'Supplier squeeze' in the current economic climate is not something public authorities can ignore. Although spending in the public sector may be helping to bolster the economy, no public sector supplier is immune to the challenges of the recession, including reduced profitability, cash flow pressure and lending restrictions. This in turn directly impacts service provision, with knock-on effects to customers, including:
So how can you manage this potential problem?
Traditionally, the financial health of your supplier has only ever been relevant (from a contractual perspective) at the beginning and the end of the contract i.e. you undertake diligence prior to awarding the contract, and terminate in the event that the supplier becomes insolvent. In reality you are likely to have suffered many performance issues prior to your supplier becoming insolvent, with serious consequences for your organisation. You therefore need to consider what other contractual options you may want to rely on in the event that things start to go wrong.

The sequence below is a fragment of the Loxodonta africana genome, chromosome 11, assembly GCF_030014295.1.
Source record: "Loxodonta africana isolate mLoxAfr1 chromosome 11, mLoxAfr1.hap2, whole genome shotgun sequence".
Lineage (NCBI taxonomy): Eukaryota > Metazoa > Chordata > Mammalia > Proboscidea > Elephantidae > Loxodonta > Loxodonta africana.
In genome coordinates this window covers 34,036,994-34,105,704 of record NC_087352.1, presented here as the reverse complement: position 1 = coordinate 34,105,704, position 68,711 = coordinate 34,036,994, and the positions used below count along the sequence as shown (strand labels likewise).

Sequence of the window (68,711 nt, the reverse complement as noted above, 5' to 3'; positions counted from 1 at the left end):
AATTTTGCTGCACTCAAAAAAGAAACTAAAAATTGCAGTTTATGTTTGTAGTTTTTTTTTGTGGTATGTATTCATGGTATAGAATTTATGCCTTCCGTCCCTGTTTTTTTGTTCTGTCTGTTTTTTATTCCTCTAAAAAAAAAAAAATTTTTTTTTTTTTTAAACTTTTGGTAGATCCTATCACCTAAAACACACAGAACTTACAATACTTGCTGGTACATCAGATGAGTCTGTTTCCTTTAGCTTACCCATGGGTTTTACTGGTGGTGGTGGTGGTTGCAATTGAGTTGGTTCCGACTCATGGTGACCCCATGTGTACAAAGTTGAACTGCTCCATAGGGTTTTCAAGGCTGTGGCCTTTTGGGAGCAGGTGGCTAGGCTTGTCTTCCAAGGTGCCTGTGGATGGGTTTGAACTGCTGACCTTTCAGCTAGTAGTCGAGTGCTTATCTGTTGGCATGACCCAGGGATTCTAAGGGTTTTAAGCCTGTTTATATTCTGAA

There are a number of issues you should consider for your contract, including:-
A final thought
Ultimately you can't predict when the contract is signed whether your supplier may face financial problems in the future. Even the most reputable supplier or sub-contractor can find itself in difficulty in today's climate. However, contractual ground rules that set out each party's respective obligations if the worst does happen can help everyone manage the services efficiently, even in the worst of circumstances. They may also keep working relationships from becoming too frayed - this always helps if your supplier survives the distress event and the contract continues on with some time yet to run!
Finally, if the worst looks likely, having access to regular detailed information on your supplier's financial wellbeing, should help you identify more accurately and at an earlier stage in the process, the point at which you may need to start putting contingency arrangements in place.